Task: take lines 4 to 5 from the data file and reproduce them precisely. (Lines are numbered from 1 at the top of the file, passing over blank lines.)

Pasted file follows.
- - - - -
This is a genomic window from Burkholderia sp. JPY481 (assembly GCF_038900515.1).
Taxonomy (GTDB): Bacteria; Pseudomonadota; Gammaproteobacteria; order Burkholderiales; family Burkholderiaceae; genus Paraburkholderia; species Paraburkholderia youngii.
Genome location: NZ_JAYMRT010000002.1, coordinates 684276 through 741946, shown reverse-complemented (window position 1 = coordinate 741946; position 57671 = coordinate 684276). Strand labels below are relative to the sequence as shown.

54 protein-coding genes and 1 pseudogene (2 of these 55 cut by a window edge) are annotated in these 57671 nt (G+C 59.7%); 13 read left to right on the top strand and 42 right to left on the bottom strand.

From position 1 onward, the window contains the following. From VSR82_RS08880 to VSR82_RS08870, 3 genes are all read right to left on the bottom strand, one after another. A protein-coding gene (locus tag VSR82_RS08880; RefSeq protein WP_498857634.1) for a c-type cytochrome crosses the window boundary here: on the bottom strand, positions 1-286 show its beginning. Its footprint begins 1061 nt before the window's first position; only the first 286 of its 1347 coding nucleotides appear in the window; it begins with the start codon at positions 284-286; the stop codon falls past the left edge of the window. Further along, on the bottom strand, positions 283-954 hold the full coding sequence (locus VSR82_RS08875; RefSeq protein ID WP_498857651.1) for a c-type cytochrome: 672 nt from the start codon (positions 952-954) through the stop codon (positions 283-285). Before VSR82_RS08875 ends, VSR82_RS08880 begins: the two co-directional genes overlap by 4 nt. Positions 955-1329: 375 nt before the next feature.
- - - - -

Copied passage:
54 protein-coding genes and 1 pseudogene (2 of these 55 cut by a window edge) are annotated in these 57671 nt (G+C 59.7%); 13 read left to right on the top strand and 42 right to left on the bottom strand.

From position 1 onward, the window contains the following. From VSR82_RS08880 to VSR82_RS08870, 3 genes are all read right to left on the bottom strand, one after another. A protein-coding gene (locus tag VSR82_RS08880; RefSeq protein WP_498857634.1) for a c-type cytochrome crosses the window boundary here: on the bottom strand, positions 1-286 show its beginning. Its footprint begins 1061 nt before the window's first position; only the first 286 of its 1347 coding nucleotides appear in the window; it begins with the start codon at positions 284-286; the stop codon falls past the left edge of the window. Further along, on the bottom strand, positions 283-954 hold the full coding sequence (locus VSR82_RS08875; RefSeq protein ID WP_498857651.1) for a c-type cytochrome: 672 nt from the start codon (positions 952-954) through the stop codon (positions 283-285). Before VSR82_RS08875 ends, VSR82_RS08880 begins: the two co-directional genes overlap by 4 nt. Positions 955-1329: 375 nt before the next feature.